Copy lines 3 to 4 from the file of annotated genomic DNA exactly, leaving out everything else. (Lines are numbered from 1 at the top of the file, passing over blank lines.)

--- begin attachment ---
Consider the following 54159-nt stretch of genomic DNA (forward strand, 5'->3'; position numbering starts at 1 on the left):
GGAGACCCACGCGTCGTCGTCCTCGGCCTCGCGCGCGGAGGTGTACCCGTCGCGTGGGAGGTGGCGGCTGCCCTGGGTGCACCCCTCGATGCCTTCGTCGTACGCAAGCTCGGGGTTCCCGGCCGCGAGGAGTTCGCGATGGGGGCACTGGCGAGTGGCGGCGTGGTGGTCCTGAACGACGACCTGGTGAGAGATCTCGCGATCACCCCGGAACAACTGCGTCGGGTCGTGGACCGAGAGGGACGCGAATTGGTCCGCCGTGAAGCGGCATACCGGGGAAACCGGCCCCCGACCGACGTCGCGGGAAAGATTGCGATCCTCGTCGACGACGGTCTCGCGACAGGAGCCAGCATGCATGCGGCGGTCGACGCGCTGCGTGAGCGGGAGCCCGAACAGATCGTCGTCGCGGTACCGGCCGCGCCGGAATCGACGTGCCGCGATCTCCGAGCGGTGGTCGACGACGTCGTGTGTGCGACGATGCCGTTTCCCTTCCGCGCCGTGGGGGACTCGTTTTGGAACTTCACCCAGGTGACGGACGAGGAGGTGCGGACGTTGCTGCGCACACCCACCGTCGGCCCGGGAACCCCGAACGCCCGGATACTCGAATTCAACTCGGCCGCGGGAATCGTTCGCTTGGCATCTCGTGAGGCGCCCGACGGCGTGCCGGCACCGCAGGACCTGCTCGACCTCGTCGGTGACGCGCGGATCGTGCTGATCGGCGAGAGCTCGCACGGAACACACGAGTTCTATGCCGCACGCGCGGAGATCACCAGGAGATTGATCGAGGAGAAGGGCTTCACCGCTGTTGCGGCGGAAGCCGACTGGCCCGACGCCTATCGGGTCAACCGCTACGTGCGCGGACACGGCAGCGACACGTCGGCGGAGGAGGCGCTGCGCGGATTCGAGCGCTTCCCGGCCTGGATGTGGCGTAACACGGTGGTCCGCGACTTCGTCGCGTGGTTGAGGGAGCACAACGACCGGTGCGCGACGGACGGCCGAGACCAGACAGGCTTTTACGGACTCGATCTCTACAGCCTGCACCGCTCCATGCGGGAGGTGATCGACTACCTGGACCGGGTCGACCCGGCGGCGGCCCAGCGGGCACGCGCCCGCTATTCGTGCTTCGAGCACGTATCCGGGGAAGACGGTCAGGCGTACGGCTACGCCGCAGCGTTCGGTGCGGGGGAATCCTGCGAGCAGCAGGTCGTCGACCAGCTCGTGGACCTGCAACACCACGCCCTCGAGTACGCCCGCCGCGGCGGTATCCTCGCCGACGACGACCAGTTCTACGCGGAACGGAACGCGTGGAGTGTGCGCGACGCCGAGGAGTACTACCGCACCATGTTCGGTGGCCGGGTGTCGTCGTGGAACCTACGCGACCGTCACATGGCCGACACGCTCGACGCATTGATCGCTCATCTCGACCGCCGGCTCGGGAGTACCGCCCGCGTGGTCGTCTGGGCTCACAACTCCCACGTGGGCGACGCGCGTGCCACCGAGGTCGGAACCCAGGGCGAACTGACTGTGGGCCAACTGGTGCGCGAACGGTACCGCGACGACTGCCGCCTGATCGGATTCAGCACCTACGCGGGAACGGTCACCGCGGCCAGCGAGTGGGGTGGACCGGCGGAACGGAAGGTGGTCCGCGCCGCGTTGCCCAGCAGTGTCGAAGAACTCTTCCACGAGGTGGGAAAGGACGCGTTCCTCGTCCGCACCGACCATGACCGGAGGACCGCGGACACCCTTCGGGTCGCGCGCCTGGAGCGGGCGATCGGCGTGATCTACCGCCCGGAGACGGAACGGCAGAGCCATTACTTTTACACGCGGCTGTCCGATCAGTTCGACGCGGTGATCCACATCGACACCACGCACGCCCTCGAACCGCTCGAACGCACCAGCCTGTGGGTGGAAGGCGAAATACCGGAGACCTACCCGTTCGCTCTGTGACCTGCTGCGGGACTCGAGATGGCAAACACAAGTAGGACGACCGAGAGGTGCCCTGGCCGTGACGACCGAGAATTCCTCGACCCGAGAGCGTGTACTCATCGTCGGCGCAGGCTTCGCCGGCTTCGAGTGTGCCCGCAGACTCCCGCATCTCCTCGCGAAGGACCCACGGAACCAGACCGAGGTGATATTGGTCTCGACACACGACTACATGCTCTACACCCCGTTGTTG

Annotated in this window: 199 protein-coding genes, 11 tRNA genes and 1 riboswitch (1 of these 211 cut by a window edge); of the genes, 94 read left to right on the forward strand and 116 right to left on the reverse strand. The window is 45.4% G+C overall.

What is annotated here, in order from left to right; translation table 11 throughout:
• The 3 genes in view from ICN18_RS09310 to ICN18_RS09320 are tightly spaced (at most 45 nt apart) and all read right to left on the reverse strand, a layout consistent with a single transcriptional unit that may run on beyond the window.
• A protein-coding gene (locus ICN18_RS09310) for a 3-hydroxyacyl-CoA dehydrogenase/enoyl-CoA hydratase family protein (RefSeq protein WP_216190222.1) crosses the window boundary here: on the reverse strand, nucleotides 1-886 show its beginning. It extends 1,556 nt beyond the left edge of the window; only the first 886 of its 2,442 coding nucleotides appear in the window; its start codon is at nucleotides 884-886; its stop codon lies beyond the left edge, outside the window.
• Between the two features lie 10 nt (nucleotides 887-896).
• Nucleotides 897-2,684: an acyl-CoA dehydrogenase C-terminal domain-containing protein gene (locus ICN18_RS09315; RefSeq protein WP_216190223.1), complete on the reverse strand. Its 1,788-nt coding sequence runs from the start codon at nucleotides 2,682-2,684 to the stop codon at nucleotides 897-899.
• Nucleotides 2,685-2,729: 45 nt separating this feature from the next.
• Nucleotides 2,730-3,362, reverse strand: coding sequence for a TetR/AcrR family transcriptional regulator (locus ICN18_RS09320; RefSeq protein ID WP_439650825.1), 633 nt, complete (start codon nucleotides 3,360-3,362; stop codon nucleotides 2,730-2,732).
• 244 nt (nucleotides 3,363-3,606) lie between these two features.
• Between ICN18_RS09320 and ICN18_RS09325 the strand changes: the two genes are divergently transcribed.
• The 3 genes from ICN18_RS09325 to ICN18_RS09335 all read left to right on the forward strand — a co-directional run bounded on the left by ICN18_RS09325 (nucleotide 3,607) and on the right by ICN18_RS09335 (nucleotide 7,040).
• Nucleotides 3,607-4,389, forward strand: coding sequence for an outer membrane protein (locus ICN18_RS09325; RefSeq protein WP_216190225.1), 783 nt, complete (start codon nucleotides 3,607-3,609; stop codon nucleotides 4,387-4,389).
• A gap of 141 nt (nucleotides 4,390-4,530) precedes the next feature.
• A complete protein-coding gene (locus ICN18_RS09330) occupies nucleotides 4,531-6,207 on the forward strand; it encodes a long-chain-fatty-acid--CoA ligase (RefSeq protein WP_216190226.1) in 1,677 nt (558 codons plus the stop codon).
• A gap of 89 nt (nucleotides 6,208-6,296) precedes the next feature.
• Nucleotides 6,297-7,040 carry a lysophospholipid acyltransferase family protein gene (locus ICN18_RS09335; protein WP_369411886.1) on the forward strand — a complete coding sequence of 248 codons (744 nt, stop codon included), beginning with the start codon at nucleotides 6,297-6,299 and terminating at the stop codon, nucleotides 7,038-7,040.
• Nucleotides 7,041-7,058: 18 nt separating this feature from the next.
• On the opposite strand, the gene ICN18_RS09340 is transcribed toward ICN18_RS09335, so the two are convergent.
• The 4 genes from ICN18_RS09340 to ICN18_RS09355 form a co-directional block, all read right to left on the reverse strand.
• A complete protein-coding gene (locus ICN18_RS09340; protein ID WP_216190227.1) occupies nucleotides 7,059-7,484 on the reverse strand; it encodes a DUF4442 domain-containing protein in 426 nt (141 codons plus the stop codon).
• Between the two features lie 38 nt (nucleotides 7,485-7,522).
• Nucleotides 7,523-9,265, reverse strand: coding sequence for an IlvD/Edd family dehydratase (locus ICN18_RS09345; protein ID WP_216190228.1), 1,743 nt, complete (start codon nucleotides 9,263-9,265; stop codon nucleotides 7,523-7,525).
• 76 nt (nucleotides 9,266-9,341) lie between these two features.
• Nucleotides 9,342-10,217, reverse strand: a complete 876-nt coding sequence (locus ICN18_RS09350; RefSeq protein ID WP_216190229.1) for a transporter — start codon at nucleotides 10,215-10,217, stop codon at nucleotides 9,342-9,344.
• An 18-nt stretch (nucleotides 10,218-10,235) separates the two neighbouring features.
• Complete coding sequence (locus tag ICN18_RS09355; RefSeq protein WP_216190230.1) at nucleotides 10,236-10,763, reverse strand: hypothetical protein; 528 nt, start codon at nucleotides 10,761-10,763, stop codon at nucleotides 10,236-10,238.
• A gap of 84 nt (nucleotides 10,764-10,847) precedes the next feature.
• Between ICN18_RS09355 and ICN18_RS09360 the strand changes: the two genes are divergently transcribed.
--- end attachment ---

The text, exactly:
Annotated in this window: 199 protein-coding genes, 11 tRNA genes and 1 riboswitch (1 of these 211 cut by a window edge); of the genes, 94 read left to right on the forward strand and 116 right to left on the reverse strand. The window is 45.4% G+C overall.

What is annotated here, in order from left to right; translation table 11 throughout: